Eating 'Goodfellas'

Martin Scorcese's 1990 gangster epic is on deck for The Pruneyard Cinema's series, Culinary Cinema
DINNER & A MOVIE: Pruneyard Cinemas' recurring event, Culinary Cinema, is an ideal date night.

Time is always short, and the chance to match up a good dinner with a good movie appeals to overbooked valley-dwellers. The Pruneyard Cinema's Culinary Cuisine series, running through the spring, began with last week's pre-Valentine's Day event matching Casablanca with chicken and couscous, and no-host cocktails from the Cedar Room.

Jack NyBlom is an exhibitor of decades-long experience who is one of the partners in Campbell's Pruneyard Cinemas. Now that it's been open a year, NyBlom says Pruneyard regulars are making it a kind of club, with trivia nights and other events. "It's been really catching on, and people love it. They want to see these films the way we're presenting them."

It's hard to think of 1990's Goodfellas (March 16) without the scene of the old prisoners stewing up some ragu on a hot plate and cutting a clove into parchment-thin slices with a razor blade. Cuisine is a mitigating factor for the treachery and viciousness of these overgrown boys in their spearpoint-collar shirts. They may be murderers, but, like Tony Soprano and his crowd, at least they know the difference between good food and bad food.

The dinner that comes with this Scorcese classic is Italian, of course; ziti with meat gravy, sausage and peppers, tiramisu for dessert. NyBlom says the booking is due to the success of The Godfather at an earlier Culinary Cuisine series. "The Godfather sold out right after we announced it," NyBlom says. One worry about eating Italian during a mafia movie is that you might take a forkful of red sauce right when a wetwork scene begins, which NyBlom understands.

"There are some things you don't necessarily want to see when you're eating," he says.

My Dinner With Andre (April 20) hasn't persisted in the public memory the way it should have. NyBlom screened this 1981 picture on its first run at the since-demised Camera One.

"I was always working out in front," he recalls. "People started walking out half-way, and I'd try to stop them and get them to stay."

It's about the fictionalized meeting of two old friends, Wallace Shawn and Andre Gregory, both longtime Manhattan actors and writers. During the movie-long conversation, Gregory spins outlandish stories of his worldwide eat, pray, love search for artistic integrity. Finally, the exasperated Shawn gets a word in edgewise. He takes the part of a nebbishy, irritable apartment-dweller, who considers it a great omen for the day if he doesn't get a dead cockroach in his coffee cup. While they hash it out, the Pruneyard serves up a menu of roast chicken with raisins and roast potatoes, with a green salad and Amaretto cake for dessert.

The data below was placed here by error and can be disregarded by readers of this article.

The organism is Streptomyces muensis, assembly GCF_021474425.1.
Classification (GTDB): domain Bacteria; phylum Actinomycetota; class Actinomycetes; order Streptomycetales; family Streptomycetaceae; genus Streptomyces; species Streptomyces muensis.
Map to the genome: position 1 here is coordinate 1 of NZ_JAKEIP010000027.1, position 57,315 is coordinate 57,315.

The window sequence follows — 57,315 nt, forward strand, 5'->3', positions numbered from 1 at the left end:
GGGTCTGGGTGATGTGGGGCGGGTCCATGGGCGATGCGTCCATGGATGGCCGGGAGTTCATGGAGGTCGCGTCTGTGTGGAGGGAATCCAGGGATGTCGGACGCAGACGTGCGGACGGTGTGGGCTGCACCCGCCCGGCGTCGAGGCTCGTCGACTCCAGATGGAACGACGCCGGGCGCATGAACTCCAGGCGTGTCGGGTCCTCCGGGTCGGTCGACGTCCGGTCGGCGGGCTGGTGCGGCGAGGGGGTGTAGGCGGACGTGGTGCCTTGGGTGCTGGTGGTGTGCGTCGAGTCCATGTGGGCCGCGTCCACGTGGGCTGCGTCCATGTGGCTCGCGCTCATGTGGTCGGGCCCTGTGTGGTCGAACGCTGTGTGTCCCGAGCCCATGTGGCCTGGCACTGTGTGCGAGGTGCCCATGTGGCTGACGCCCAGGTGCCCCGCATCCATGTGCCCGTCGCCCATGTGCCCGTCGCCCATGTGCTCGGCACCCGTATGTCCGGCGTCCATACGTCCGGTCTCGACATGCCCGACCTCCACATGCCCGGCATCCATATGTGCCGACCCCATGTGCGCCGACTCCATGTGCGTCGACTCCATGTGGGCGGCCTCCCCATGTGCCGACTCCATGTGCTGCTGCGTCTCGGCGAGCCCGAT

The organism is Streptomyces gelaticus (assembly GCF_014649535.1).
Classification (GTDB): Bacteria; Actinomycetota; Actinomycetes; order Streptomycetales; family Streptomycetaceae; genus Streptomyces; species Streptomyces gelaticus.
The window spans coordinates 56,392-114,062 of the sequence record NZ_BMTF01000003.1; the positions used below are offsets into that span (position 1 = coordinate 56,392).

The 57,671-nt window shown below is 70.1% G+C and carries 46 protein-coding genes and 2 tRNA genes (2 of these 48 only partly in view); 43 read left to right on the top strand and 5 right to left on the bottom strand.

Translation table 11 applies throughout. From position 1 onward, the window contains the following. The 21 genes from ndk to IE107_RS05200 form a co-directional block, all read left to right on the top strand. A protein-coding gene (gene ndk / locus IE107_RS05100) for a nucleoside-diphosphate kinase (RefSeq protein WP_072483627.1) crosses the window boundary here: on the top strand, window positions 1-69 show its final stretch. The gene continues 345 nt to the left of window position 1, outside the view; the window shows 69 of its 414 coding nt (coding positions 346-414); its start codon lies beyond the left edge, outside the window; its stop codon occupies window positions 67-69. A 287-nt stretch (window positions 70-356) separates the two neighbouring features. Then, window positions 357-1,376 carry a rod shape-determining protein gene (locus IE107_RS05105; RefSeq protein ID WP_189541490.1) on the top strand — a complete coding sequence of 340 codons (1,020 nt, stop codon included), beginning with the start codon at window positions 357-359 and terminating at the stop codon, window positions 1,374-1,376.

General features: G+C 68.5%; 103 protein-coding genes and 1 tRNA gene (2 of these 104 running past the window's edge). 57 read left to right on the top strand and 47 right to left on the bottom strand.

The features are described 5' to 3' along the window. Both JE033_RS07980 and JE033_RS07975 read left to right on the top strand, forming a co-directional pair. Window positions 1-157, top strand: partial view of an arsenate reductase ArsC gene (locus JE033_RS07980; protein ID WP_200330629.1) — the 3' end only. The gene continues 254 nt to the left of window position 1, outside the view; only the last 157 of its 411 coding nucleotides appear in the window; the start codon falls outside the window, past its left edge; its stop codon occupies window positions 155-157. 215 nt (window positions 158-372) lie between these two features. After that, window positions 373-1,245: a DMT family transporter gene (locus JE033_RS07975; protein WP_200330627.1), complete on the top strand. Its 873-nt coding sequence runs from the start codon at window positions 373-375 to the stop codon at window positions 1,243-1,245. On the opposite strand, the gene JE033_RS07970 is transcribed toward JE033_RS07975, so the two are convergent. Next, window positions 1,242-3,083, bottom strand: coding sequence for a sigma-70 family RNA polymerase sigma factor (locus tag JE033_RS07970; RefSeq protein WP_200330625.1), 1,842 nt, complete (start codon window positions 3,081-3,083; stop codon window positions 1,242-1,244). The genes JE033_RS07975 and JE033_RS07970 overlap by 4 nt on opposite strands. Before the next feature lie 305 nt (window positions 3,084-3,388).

"When we screened It's A Wonderful Life, afterwards we asked people if they're going to come to Casablanca, and we saw a field of hands," NyBlom remembers. "Then we asked who'd be turning up for Tampopo (May 11) and it was just two or three hands. Part of my job as a curator is to get past that resistance."

Tampopo means "Dandelion." Nobuko Miyamoto, a sort of Doris Day for 1980s Japanese comedies, plays a single mom who buys a ramen shop out in the Tokyo suburbs. But she's a dreadful cook. A courtly, square-jawed trucker comes to her rescue, rounding up, Seven Samurai-wise, some masters of the craft of noodle making. Juzo Itami's 1987 international hit was a sort of sketch comedy, but with crazily sensual bits marrying food with love.

The stir-fried chicken ramen spaghetti course might be a little challenging to eat in the dark. NyBlom notes, "We make it work, it's tricky sometimes. The one thing we don't do is requirire anything that has to be cut with a knife. We cut up the meat into bite-size pieces."

NyBlom and his partner Peter Liebow are planning upcoming Culinary Cinema shows, including perhaps a revival of the 1988 Babette's Feast; years ago, the Camera Cinemas partnered with a French restaurant to recreate as much of the on-screen banquet as they could. As for upcoming screenings, NyBlom says, "We're all over the map with this. Peter's thinking maybe Forrest Gump—Peter reminded me of the food references in it, the gulf shrimp and the chocolate."

Culinary Cinema
Thru May, 7pm, $47.50+
Pruneyard Cinema, Campbell

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